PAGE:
There are a lot of factors that play into this issue, not all of which I feel qualified to fully discuss, so I’ll link where I can to more knowledgeable sources.
Personally, I think a lot of it is just misunderstandings and different ways of viewing the world, what definitions of gender, etc. really mean. Here is a good discussion of this from a Mormon perspective. I also think on some level it comes down to the fact that the Church has outwardly stated it supports traditional ideas of gender/family (there's a famous thing called The Proclamation on the Family-- I understand if you don't agree with it, but it has become official doctrine of the Church and should help you understand a little better why this is an issue for us) and feels like it should back that up when it's directly challenged, as with Prop 8. I've heard so many arguments on both sides and I don't like how they're playing out on either side (the anti-Mormon talk or the anti-gay sentiment some people strike up in order to explain to themselves why the church would speak directly against this), that I'm quite torn, precisely because this is such a hard issue.
Personally, I support giving full partnership rights for everyone who wants them, but marriage I think is a religious institution and should be defined individually by each religion. I think we should adopt the European model, where everyone goes and gets a civil union from the state and then goes and does whatever religious marriage they might want, and then individual churches can decide to perform or not perform gay marriages. Those who still want “marriage” without the religious context could maybe have separate ceremonies of their own, but marriage would be individually or institutionally based and recognized. But we're a long ways from that. One reason I was a little against Prop 8, though, is because I think any state definition of marriage, whether for or against gay marriage, is abuseable and dangerous. But I think I'm a little in the minority there.
One small clarification which I'm not sure is true but might clarify why so many Mormons were scared: on the objection that many had that the issue doesn’t directly affect Mormons, there was a lot of buzz going around that if gay marriage were legally sanctioned then it would be legally required to accept/perform gay marriages and institutions which refused to perform such would no longer be licensed for marriage, i.e. the Church might lose the ability to performs marriages and they might even shut down our temples in California, which is scary beyond all reason to Mormons. That immediately reminds us of burning temples, being driven from homes/cities/states, massacres, and other really nasty things that happened to us during the early days of the Church, when it was made legal by the "Extermination Order" from Governor Boggs to kill Mormons in the state of Missouri, etc. (Funny thing, the Extermination Order was only officially repealed in 1976.)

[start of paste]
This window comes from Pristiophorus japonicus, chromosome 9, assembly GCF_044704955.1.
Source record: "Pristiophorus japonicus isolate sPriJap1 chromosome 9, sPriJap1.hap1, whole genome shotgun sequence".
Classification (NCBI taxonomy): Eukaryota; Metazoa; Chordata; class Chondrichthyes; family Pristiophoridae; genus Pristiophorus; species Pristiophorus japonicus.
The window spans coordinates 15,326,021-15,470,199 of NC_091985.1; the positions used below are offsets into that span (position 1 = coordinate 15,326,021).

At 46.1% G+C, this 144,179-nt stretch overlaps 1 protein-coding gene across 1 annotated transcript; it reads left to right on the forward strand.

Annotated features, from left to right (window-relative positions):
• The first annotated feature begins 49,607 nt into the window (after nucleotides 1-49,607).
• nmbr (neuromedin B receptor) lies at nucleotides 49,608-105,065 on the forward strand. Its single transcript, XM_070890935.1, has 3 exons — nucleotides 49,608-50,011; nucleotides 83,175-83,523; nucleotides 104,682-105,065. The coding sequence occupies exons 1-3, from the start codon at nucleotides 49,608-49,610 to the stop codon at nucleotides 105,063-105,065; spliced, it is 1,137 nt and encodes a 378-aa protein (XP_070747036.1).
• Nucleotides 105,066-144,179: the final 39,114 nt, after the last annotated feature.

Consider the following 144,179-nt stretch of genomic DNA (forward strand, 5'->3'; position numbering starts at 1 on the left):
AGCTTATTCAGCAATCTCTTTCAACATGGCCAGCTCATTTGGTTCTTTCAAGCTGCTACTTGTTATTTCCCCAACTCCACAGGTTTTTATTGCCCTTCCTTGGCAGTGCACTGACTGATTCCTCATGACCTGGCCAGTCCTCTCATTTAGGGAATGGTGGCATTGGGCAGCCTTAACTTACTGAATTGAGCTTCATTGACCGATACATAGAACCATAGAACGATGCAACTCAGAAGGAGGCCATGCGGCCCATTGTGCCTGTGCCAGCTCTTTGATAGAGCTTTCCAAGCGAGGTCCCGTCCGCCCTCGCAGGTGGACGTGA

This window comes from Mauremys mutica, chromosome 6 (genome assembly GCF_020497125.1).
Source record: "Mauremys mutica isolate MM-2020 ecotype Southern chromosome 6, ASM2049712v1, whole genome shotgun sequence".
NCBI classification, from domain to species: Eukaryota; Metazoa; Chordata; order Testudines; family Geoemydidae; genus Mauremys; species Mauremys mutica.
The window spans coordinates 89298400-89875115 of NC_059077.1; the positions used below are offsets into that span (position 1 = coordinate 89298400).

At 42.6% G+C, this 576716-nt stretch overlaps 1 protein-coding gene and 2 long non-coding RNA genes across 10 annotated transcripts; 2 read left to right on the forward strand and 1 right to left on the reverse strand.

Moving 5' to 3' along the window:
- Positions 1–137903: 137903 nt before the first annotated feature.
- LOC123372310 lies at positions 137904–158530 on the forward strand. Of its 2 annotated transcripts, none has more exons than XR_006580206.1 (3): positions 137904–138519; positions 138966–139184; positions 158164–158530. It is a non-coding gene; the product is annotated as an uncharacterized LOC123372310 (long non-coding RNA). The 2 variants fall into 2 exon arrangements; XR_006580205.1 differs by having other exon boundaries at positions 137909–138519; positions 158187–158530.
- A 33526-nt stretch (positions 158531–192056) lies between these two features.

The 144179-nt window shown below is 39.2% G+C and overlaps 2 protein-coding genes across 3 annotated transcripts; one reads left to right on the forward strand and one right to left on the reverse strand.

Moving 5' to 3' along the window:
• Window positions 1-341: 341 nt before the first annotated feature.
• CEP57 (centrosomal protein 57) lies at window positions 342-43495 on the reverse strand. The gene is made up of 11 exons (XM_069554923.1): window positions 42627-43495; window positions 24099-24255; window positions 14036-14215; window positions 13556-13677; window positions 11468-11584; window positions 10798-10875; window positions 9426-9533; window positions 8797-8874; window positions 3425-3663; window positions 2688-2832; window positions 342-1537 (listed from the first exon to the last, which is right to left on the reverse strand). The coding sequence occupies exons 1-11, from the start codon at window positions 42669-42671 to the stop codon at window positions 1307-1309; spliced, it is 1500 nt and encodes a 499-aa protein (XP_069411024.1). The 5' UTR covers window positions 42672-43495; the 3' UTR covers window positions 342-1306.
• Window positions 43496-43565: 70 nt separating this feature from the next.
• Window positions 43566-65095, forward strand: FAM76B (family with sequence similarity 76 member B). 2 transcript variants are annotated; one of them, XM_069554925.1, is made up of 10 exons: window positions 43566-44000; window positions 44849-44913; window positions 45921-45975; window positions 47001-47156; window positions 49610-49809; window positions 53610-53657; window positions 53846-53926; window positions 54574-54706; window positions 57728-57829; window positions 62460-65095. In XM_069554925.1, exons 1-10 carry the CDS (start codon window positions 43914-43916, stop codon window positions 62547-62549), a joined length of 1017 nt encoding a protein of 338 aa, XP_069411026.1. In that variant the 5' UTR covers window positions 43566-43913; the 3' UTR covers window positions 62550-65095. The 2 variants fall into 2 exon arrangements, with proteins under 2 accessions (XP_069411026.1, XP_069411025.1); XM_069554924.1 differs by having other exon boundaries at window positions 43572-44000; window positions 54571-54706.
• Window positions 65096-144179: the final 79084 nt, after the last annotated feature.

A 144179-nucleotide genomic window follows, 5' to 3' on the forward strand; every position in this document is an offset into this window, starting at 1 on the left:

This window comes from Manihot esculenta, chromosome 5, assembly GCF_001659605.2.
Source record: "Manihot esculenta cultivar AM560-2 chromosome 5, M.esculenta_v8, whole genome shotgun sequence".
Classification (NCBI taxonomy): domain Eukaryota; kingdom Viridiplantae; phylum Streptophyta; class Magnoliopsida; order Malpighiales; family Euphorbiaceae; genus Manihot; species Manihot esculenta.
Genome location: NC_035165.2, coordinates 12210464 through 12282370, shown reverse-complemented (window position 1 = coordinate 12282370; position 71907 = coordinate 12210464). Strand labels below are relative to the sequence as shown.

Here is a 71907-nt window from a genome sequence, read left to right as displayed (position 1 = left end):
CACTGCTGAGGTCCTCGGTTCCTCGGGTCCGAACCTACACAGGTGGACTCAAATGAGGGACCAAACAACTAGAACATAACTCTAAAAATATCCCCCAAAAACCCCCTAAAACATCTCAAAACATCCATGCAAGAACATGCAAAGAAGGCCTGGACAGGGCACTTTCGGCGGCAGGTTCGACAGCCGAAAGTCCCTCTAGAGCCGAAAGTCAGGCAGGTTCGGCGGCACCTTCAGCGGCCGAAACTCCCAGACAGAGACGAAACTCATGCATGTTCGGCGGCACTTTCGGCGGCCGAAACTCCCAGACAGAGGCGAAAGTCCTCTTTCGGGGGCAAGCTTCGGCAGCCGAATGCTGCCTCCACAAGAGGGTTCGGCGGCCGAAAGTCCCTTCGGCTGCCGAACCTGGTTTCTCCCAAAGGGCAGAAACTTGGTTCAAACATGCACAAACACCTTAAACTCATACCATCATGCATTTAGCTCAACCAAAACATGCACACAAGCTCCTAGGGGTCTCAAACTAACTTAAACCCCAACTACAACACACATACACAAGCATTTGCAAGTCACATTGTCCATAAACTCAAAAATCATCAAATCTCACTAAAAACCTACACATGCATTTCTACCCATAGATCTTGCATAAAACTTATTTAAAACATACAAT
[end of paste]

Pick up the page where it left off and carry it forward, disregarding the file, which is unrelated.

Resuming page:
The really ironic part of this whole thing to me is that the gay and lesbian community thinks the Church is trying to stamp out their rights but on some level the Church is afraid of the exact reverse: losing their rights again. It's two completely opposite but similarly marginalized groups fighting each other instead of getting mad at the greater society.
I'm not saying this paranoia is warranted (because I really don't know if they could shut the Church down like that, though the idea scares even me a bit) but it's one of the reasons why Mormons really went in on this one.
It’s obvious there are a lot of views that differ about the nature of what gender, orientation and relationship mean, and how we should react to those on a societal level. I consider myself a feminist because I do believe in gender equality and in the freedom of choice, but I definitely think anywhere where the law gets involved is messy, because the law is there to limit freedom for the greater good (we don’t have the freedom to kill people so that others don’t have to worry about being killed). How that greater good is defined is up to the majority. So freedom of choice is a complicated issue, as is gender equality. On some level I do believe that men and women are inherently different, but I believe that makes both more valuable rather than less, because both are unique. I don’t understand everything, or even very much, about to what degree we are the same and to what degree different, but learning more is one of the main quests of my life. Mostly, with this post, I hope you see that Mormons are 1) not all of the same mindset, 2) still people, even if you very heavily disagree with them, 3) trying to do their best to stand up for things that are important to them, even if they might do it in ways that do more harm than good.